What happened

Thanks to a combination of negative news items, Square (NYSE:SQ) is down sharply on Monday. As of 1:45 p.m. EDT, the stock is down approximately 10% and is just above the day's lows.

So what

The stock opened slightly lower after some negative analyst sentiment surrounding the company's recent announcement of its decision to allow merchants to offer installment financing to customers. There are analyst concerns that Square Installments adds a significant amount of risk.

Square payment terminal on a bakery's counter.

Image Source: Square.

It's not hard to see why the new consumer lending feature could be perceived as high risk. After all, what Square is doing is close to what store credit cards do, and these lending products tend to have higher-than-average default rates, even in strong economic times.

However, the big negative catalyst of the day seems to be CEO Jack Dorsey's sale of more than 103,000 shares of Square stock after exercising options after the market's close on Friday. The sales appear to have been preplanned and don't necessarily reflect how Dorsey feels about the company's growth trajectory or the stock's valuation.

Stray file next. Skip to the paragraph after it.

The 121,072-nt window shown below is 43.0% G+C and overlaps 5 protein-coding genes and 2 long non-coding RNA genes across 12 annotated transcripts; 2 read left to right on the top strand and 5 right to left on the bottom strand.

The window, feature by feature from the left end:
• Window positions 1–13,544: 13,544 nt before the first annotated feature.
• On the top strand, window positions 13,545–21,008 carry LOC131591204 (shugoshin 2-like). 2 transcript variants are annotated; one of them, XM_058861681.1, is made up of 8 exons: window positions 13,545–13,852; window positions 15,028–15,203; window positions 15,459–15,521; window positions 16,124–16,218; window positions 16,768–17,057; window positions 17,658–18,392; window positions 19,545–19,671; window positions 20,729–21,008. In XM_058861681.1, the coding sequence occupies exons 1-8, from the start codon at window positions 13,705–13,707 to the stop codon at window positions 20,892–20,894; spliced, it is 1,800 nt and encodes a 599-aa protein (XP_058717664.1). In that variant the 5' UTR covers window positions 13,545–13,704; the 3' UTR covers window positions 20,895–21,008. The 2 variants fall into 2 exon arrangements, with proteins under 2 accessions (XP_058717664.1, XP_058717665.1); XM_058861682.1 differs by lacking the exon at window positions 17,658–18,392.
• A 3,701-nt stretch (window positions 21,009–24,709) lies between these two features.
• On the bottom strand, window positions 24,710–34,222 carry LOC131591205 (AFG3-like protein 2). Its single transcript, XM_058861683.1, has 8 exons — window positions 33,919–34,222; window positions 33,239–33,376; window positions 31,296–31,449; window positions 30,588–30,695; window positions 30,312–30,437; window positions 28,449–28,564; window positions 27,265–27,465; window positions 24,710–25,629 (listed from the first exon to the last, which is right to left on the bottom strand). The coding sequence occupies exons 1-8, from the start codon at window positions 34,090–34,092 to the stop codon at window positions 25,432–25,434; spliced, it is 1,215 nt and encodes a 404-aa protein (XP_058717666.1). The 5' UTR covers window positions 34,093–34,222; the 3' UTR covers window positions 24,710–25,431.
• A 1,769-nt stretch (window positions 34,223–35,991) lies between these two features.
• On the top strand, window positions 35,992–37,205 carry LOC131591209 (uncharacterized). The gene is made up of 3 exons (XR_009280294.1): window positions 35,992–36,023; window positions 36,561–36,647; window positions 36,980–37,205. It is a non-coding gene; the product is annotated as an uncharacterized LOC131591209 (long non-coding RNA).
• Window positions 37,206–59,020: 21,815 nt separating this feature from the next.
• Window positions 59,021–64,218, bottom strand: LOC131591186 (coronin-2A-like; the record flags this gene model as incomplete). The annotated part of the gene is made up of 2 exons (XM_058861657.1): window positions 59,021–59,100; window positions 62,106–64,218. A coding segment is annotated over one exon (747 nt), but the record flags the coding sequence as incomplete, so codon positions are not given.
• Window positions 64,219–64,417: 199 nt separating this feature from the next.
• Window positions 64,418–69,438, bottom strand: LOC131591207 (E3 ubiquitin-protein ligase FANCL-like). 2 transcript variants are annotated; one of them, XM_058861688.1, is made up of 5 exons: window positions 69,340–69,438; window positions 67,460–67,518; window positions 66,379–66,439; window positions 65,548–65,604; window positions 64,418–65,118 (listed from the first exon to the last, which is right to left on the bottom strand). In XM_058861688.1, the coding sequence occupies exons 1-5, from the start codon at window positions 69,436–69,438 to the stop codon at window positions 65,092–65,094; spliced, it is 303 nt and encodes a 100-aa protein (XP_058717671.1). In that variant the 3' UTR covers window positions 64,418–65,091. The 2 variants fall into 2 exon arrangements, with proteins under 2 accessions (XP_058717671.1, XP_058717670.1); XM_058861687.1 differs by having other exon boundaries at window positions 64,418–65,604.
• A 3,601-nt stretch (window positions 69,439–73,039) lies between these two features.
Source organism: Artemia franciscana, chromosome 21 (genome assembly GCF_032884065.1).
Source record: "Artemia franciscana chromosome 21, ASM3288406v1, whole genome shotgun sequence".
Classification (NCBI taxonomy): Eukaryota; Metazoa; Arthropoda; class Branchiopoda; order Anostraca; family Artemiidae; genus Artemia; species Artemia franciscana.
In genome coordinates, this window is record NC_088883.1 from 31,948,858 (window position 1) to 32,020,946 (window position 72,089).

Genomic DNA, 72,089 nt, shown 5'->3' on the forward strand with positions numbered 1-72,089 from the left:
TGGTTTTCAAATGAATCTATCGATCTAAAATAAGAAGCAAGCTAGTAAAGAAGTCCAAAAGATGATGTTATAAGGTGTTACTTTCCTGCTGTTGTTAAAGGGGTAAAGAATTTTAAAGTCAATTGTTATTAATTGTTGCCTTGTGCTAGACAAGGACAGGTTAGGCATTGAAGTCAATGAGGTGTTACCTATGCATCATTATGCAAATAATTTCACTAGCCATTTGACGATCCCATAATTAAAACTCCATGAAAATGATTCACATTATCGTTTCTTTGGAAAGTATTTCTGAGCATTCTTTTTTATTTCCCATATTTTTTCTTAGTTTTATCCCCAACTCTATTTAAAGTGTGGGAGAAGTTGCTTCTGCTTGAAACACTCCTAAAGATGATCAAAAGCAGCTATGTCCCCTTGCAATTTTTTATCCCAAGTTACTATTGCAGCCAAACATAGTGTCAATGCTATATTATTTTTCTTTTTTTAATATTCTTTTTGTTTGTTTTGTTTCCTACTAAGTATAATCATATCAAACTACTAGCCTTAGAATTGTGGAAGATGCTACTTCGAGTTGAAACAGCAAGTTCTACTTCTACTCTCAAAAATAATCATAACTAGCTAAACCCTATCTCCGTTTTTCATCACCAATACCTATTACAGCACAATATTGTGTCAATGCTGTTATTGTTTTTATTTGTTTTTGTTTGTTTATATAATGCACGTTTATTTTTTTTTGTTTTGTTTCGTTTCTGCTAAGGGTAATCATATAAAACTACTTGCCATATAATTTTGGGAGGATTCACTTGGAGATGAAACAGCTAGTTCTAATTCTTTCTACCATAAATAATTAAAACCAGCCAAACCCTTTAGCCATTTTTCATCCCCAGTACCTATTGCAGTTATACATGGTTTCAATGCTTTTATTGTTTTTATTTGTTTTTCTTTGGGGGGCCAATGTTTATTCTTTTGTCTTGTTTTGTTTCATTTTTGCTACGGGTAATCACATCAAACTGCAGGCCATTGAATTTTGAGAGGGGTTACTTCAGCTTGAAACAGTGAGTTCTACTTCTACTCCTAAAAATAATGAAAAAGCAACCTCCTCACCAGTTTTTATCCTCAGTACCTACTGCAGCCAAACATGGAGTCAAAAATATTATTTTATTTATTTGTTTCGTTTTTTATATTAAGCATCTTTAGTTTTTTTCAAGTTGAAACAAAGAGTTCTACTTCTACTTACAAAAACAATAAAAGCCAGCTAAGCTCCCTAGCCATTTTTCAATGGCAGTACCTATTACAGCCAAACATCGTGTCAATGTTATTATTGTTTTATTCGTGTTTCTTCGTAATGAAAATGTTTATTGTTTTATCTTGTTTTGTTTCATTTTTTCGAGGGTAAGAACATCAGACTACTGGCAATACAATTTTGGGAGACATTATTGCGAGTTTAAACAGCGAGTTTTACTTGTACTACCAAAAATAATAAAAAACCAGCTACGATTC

Now what

To be fair, the addition of consumer installment financing does add to Square's credit risk. Although it should be a long-term positive catalyst for the company's business, and Square uses its own proprietary data to mitigate its risk, investors seem to be a bit hesitant to call this a good move.

On the other hand, CEO stock sales, like the preplanned one responsible for most of today's drop, tend to be nonevents in the long run. In fact, I'd go so far as to call today's drop a nice buying opportunity for anyone who has been waiting on the sidelines for a better entry point.

Matthew Frankel, CFP owns shares of Square and has the following options: short December 2018 $90 calls on Square. The Motley Fool owns shares of and recommends Square. The Motley Fool has the following options: short January 2019 $80 calls on Square. The Motley Fool has a disclosure policy.